Everything You Need to Know about Electric Car
It’s a perfect moment to learn more about electric vehicles as more automakers follow Tesla’s lead and replace internal combustion engines with lithium-ion batteries.
The United Kingdom recently stated that by 2035, it will prohibit the sale of new cars that are only powered by gas or diesel. In the next 15 years, California plans to phase out gas-powered vehicles. In addition, the Biden administration has pledged $7.5 billion for charging infrastructure.
Here are the fundamentals of electric vehicles to help you become ready for this new world.
What is an electric vehicle (EV)?
Forget everything you’ve learned about cars with internal combustion engines (ICEs). They blend a fuel, such as gasoline, with air. The compressed mixture is then ignited by a spark, resulting in a (small) explosion. The engine’s pistons are pushed down by the heat and expanding gas, which propels the car forward. And then do it again.
An electric vehicle, or EV, is made up of two main parts:
an electric motor (or two for all-wheel drive) and a battery pack. A real EV lacks an internal combustion engine, as well as a gasoline pump, gas tank, and oil pan. There are no oil or smog inspections required!
While Tesla leads the EV conversation, there are a variety of zero-emission cars, or ZEVs, as well as other fuel-efficient (but not entirely gasoline-free) vehicles.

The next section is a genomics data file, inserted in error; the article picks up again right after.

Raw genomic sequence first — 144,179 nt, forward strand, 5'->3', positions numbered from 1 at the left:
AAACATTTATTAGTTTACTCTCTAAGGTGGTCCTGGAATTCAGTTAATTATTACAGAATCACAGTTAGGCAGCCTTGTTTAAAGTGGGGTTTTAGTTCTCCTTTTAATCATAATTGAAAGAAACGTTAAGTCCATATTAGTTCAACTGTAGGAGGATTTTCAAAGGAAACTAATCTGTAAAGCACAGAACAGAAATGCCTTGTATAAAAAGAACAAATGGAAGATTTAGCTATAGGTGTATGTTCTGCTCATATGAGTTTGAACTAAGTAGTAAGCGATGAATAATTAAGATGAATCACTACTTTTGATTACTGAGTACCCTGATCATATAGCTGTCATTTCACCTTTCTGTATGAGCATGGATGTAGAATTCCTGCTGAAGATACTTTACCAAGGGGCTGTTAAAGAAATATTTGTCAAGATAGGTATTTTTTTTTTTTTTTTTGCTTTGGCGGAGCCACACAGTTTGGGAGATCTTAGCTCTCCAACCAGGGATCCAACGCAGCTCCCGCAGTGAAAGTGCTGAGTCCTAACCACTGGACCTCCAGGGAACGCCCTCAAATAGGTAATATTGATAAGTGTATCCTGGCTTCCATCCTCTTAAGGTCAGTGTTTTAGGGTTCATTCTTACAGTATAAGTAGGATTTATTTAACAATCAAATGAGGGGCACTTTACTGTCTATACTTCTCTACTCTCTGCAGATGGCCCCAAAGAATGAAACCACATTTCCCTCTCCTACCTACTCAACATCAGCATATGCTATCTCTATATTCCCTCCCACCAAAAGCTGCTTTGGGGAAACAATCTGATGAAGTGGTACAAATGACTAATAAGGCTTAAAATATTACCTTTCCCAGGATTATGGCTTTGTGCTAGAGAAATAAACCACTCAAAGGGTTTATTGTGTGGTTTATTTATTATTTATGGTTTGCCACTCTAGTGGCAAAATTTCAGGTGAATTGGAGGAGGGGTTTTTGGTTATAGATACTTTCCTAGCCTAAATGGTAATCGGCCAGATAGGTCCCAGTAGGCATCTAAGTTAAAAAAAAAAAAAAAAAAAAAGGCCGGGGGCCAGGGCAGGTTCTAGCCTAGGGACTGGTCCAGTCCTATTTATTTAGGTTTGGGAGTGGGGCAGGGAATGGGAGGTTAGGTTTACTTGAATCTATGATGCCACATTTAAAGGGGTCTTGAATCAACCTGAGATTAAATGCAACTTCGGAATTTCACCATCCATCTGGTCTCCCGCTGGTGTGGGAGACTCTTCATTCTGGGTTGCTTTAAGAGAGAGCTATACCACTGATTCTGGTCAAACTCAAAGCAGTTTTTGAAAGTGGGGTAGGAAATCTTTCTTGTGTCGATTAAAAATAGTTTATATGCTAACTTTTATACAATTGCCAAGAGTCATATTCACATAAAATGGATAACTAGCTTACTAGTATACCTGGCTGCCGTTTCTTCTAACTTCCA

There’s the traditional EV, also known as a “battery electric vehicle” (or BEV), which you’ll recognise if you see a Tesla Model 3, Nissan Leaf, or Jaguar I-Pace on the road. In California alone, there are 70 different types of electric vehicles on the market right now. These are completely reliant on electricity, which they obtain via connecting to a power source.
To charge, a plug-in hybrid electric car, or PHEV, still has to be plugged in. The car, however, runs on gasoline when the battery dies.
The Toyota Prius, which most people refer to as a hybrid, was the vehicle that introduced most of us to electric cars. However, because it does not need to be plugged in and still requires gasoline, it is classified as a hybrid-electric vehicle. A Prius does not have a charging port; instead, it has a gas tank. Driving and braking energy is used to charge the battery.
While Teslas are common, fuel cell electric vehicles, or FCEVs, are more difficult to come by. Only a few carmakers employ hydrogen to generate power in fuel cells, which is combined with oxygen.